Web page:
Training is the Key to Success

Peter Stonebridge, single ply product manager at Bauder Ltd talks through the importance of valuable training.

If we don’t have the skills to do it, common sense tells us that a job is not only going to be difficult but also risky and costly. Being properly trained gives expertise and confidence to do the job.

Training improves capability, capacity and performance.

Contractors who undertake any installation, whatever the product, should make sure they have the skills to complete the task. You need to ensure your labour force is trained and skilled in the installation of the product and don’t be afraid to seek help and assistance from the product’s manufacturer if in any doubt.

With the installation of single ply roofing systems, it would be foolish to ignore the experience skilled operatives have as the knowledge they can impart is invaluable. They can assist and support colleagues on site when a particular detail is causing an issue. However, some may have picked up behaviours that may be detrimental to the success of a watertight roof, and it is these ‘bad habits’ that will eventually reduce the long-term skill set of a new generation of roofing installers.


Training is, and should be, a whole lot more than just turning up at a venue for a couple of hours before being registered as approved. There are many bad examples of ‘training’ but one of the worst has to be the issuing of a DVD with a membrane to show techniques that were specific to the particular membrane. The value of such instruction is extremely questionable and doesn’t even confirm, let alone guarantee, that the installer will even watch the DVD.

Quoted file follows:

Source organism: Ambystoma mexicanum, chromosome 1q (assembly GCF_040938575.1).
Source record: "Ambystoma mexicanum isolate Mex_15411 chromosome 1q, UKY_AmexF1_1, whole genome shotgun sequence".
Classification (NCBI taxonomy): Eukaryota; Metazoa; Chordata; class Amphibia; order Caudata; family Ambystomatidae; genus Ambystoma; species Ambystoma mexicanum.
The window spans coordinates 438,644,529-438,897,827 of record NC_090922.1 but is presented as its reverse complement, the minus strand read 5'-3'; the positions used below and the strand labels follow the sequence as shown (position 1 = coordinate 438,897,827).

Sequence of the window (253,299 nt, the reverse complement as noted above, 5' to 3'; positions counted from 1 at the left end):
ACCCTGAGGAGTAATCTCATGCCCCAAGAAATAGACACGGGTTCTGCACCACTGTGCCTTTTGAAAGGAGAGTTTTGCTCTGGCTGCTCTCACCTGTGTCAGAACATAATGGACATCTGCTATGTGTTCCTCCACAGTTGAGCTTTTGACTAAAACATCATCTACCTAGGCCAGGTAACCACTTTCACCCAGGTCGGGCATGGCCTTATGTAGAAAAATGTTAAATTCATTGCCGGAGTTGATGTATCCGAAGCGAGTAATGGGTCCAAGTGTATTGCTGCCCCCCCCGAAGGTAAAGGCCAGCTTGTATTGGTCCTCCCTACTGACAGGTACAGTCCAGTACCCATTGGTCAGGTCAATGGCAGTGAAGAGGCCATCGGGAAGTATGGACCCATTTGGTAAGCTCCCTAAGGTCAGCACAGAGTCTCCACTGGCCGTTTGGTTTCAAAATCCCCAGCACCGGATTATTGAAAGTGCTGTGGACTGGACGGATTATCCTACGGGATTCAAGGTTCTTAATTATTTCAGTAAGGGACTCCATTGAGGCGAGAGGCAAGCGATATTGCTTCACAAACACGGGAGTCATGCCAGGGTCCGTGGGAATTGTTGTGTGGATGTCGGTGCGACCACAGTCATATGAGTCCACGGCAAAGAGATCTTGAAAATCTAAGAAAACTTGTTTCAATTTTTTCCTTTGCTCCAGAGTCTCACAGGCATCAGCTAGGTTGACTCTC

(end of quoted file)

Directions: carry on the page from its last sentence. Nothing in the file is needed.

The instruction of an installer should not be viewed as a one off. Continual monitoring and assessment of trained operatives is the key to delivering quality results each time, on every roof and, as an industry, we should not shy away from insisting on refresher training through an operative’s career.

Bauder, one of Europe’s leading manufacturers of waterproofing membranes, understands the investment required to ensure that a roof installation is watertight and will remain in service in excess of its life expectancy. Training, on site instruction and monitoring are crucial to guarantee quality assurance. The move to new headquarters in Ipswich has allowed Bauder to expand and develop its training centre. Now a bespoke venue has been created, with all the facilities required for off-the-job training. This allows learning to be undertaken away from normal work situations, such as a construction site, with the advantage that it enables people to concentrate more thoroughly on the training itself. This type of training has proven more effectivein coaching concepts, techniques and ideas.

Bauder prefers to train a maximum of six operatives at a time. Two fully qualified and experienced site technicians deliver the syllabus which allows for plenty of individual attention. Bauder has two separate courses, one covering PVC systems and the other the Flexible Polyolefin (FPO) systems. Even though this is off-the–job training, everything is geared towards having a practical, hands-on approach using demonstration rigs to replicate rooftop situations. The courses cover, amongst other things, the different welding techniques, individual system installation, general detailing and roof penetrations, adhered or mechanical fixed options, pre-formed metal and corners.

Following the successful completion of a one-day refresher course, or other longer bespoke training sessions, the operatives will be visited on-site for on-the-job training in their normal working situation, again using the actual tools, equipment and Bauder membranes and accessory materials. On-the-job training has the additional benefit of reinforcing and understanding the skills and techniques gained in the training centre and is delivered by one of the ten national site technicians employed by Bauder. The site technician will also assess any operative for future and further training.

The importance of a skilled and trained contractor workforce is the future of the roofing industry. The allowance of non-trained operatives to install products with sub-standard results will ultimately lead the industry down a path of poor workmanship and poor reputation.